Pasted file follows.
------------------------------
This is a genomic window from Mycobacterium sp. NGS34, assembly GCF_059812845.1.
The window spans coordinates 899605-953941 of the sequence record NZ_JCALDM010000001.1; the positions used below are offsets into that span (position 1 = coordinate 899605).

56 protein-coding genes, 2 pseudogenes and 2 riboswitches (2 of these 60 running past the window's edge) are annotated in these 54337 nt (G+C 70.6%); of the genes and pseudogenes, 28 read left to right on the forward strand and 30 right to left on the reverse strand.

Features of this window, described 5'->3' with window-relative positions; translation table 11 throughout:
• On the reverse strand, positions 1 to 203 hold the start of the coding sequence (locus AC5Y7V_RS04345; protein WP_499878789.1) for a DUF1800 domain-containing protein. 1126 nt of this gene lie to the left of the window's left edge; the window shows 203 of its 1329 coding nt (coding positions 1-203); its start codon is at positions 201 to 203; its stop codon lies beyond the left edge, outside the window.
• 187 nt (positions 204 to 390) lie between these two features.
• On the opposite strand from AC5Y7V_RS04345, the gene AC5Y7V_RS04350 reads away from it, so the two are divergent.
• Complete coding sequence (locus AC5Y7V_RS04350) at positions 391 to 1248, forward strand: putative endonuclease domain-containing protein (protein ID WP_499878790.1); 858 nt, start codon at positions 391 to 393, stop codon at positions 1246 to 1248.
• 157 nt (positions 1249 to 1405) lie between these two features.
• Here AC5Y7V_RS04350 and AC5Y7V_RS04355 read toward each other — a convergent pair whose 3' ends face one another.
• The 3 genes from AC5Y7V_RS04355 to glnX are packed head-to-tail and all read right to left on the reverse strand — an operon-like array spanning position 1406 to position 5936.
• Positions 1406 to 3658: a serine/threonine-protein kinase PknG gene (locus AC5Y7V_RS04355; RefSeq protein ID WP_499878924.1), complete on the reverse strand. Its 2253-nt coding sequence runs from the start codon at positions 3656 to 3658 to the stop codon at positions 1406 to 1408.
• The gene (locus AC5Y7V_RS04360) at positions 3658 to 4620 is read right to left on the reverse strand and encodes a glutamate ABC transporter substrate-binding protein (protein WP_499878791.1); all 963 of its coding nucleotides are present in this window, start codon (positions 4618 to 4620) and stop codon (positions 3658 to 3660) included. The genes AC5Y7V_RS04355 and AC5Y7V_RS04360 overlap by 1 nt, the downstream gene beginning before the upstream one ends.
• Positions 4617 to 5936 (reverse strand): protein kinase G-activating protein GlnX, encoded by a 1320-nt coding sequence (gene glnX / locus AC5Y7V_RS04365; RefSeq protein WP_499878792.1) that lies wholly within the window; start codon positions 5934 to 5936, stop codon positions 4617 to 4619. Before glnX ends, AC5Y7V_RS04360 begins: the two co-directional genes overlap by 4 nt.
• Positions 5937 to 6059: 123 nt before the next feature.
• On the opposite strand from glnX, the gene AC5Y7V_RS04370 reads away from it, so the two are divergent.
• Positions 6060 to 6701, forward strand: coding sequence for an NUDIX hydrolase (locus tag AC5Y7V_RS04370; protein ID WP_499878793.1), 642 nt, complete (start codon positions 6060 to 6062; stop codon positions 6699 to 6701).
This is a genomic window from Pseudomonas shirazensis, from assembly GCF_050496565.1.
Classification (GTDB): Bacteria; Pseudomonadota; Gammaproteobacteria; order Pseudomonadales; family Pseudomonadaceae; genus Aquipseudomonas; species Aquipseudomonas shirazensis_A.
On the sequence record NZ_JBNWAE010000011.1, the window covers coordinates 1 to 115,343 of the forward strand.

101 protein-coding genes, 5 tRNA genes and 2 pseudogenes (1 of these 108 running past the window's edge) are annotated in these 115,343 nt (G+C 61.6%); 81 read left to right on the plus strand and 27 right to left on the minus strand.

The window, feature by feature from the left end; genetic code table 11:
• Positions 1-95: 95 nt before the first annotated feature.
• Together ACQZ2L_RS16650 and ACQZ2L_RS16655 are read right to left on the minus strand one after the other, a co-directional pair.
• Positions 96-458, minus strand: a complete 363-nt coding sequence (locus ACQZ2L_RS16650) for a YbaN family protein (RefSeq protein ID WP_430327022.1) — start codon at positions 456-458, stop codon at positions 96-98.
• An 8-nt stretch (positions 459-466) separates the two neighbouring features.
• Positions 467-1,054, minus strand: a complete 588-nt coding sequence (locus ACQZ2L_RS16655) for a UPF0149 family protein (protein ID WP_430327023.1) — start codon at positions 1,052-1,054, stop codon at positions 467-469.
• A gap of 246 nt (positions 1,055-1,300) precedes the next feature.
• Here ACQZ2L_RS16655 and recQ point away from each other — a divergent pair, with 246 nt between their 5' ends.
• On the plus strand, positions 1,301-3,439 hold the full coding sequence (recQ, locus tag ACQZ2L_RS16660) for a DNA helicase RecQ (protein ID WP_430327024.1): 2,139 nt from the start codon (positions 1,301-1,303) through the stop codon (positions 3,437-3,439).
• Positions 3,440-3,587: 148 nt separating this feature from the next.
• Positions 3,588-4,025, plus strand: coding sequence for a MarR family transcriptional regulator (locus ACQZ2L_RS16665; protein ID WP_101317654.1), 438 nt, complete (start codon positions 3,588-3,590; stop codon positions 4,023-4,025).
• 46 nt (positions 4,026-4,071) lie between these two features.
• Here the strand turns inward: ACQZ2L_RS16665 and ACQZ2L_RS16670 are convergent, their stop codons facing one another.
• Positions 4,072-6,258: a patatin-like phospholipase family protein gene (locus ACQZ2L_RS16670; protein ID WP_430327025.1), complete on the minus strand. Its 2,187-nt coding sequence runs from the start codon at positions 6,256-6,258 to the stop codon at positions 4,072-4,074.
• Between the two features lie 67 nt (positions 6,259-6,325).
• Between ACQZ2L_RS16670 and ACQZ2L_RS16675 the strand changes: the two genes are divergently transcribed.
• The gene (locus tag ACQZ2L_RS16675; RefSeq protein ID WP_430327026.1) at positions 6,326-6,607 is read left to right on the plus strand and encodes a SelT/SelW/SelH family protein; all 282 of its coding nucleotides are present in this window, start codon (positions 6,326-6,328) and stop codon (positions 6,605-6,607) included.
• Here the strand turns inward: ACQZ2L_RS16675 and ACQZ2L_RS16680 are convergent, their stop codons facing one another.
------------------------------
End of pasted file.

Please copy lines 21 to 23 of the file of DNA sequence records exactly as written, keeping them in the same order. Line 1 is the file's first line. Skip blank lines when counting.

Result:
101 protein-coding genes, 5 tRNA genes and 2 pseudogenes (1 of these 108 running past the window's edge) are annotated in these 115,343 nt (G+C 61.6%); 81 read left to right on the plus strand and 27 right to left on the minus strand.

The window, feature by feature from the left end; genetic code table 11:
• Positions 1-95: 95 nt before the first annotated feature.